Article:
Uber Technologies Inc’s global bookings are projected to rise nearly threefold to $10.84 billion this year and reach $26.12 billion the next, according to a recent presentation for potential investors seen by Reuters.
The ride-hailing service, which operates in over 50 countries, keeps 20 percent of booking revenue, showed a confidential slideshow prepared by Chinese bankers with input from Uber, aimed at soliciting investment in a fund participating in Uber’s Series F financing.
Based on those figures, 2015 revenue would be roughly $2 billion, according to a Reuters calculation.
A spokeswoman at Uber’s San Francisco headquarters, when asked about the presentation, said the company does not comment on “rumor and speculation.”
The undated presentation featuring data from as recently as June offers a glimpse of the explosive growth of the six-year-old firm, last valued by investors at $50 billion – the most for a privately held technology firm worldwide.
Uber links passengers and drivers via apps, earning revenue Chief Executive Travis Kalanick last year said was doubling every six months. But its services have been banned in several cities where, for instance, drivers have not held commercial licenses. It has said it is working with authorities to lift the bans.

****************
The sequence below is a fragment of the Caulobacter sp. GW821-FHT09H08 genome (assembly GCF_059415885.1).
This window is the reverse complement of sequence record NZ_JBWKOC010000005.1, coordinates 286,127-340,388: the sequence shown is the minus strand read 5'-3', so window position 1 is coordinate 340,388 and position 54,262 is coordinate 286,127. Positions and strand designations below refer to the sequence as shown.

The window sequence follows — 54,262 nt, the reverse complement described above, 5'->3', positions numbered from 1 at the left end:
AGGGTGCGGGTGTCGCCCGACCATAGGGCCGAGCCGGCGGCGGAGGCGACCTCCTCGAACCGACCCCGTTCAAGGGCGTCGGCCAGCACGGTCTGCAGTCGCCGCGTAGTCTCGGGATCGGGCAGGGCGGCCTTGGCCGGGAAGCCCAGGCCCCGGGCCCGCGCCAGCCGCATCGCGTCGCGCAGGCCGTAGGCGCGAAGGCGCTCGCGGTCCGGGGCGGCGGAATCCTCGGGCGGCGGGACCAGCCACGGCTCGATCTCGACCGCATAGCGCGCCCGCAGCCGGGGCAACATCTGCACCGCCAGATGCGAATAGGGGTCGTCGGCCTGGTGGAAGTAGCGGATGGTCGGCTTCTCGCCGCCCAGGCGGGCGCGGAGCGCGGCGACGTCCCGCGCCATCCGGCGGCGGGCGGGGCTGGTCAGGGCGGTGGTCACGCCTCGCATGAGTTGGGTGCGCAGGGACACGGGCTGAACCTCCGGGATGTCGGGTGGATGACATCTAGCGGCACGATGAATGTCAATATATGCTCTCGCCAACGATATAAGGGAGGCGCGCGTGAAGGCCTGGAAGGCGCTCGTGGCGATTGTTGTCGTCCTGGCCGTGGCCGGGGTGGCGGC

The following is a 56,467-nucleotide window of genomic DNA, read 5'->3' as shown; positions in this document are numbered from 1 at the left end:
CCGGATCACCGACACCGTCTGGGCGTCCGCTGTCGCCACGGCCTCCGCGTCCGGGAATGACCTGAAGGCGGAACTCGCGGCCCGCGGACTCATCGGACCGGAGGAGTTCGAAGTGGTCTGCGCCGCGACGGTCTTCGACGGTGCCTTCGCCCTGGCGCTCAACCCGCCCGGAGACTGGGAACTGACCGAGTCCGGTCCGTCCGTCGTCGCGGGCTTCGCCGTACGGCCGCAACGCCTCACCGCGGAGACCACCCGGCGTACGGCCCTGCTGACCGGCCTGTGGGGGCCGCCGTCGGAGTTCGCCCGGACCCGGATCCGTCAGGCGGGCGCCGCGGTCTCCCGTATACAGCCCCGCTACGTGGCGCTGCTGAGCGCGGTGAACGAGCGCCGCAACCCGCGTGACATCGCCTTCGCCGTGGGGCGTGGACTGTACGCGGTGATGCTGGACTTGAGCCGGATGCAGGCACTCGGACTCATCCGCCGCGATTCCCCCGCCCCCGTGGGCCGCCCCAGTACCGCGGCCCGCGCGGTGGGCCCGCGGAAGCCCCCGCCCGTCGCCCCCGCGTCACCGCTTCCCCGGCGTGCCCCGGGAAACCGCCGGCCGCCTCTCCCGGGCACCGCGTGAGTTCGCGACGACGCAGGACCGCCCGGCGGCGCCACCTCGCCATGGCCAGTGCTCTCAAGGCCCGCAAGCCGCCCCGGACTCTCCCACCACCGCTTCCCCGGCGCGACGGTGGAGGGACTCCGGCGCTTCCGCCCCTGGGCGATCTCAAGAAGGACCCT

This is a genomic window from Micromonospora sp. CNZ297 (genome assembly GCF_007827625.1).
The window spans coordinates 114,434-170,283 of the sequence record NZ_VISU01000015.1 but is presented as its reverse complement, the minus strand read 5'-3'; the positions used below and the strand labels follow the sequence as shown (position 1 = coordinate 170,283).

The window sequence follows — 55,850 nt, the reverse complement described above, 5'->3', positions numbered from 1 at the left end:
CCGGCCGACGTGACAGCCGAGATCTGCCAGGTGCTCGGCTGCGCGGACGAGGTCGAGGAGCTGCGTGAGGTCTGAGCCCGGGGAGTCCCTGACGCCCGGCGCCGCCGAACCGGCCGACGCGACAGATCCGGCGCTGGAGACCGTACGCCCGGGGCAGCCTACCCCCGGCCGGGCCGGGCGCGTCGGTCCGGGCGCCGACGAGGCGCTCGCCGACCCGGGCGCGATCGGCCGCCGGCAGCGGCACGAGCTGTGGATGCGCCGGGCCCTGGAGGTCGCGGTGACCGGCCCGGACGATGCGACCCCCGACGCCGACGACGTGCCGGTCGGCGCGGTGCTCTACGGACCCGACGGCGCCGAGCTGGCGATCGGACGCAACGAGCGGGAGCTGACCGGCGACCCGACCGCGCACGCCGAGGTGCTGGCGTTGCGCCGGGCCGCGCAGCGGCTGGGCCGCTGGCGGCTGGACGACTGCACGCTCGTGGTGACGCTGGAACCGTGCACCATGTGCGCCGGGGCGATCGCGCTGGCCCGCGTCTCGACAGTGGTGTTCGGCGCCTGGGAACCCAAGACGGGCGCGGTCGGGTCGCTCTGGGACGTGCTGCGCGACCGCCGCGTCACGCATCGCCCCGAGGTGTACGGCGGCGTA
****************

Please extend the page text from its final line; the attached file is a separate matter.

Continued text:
Bookings reached $2.91 billion last year and $687.8 million in 2013, according to the presentation, which does not feature expenses or say whether Uber is profitable.
The slideshow also said state-owned China Life Insurance Co. and China Taiping Insurance invested in Uber in the past year, adding to a shareholder base numbering India’s Tata group and Bennett, Coleman & Co Ltd.
China Life confirmed the investment. China Taiping declined to comment.
The presentation was prepared for potential investors in a fund holding shares of Uber Global and Uber China, a separate company formed for the mainland where it competes with Didi Kuaidi. It contained operational data for both entities but did not break out financial details of Uber China.
It also forecast an initial public offering of Uber Global within 18 to 24 months. Kalanick and people close to the firm have in the past declined to discuss any timetable.
Uber is widely believed to be losing money as it offers financial incentives to drivers to gobble up market share. It is also dealing with numerous legal and regulatory issues and bans in countries including France, Spain and Thailand.
But backers ranging from Silicon Valley venture capitalists Benchmark and New Enterprise Associates to institutional investors Fidelity and the Qatar Investment Authority have poured in close to $5 billion to support Kalanick, who has said he aims to build a computerized logistics network.
(Reporting by Shu Zhang and Gerry Shih; Additional reporting by Sarah McBride in SAN FRANCISCO; Editing by Christopher Cushing)
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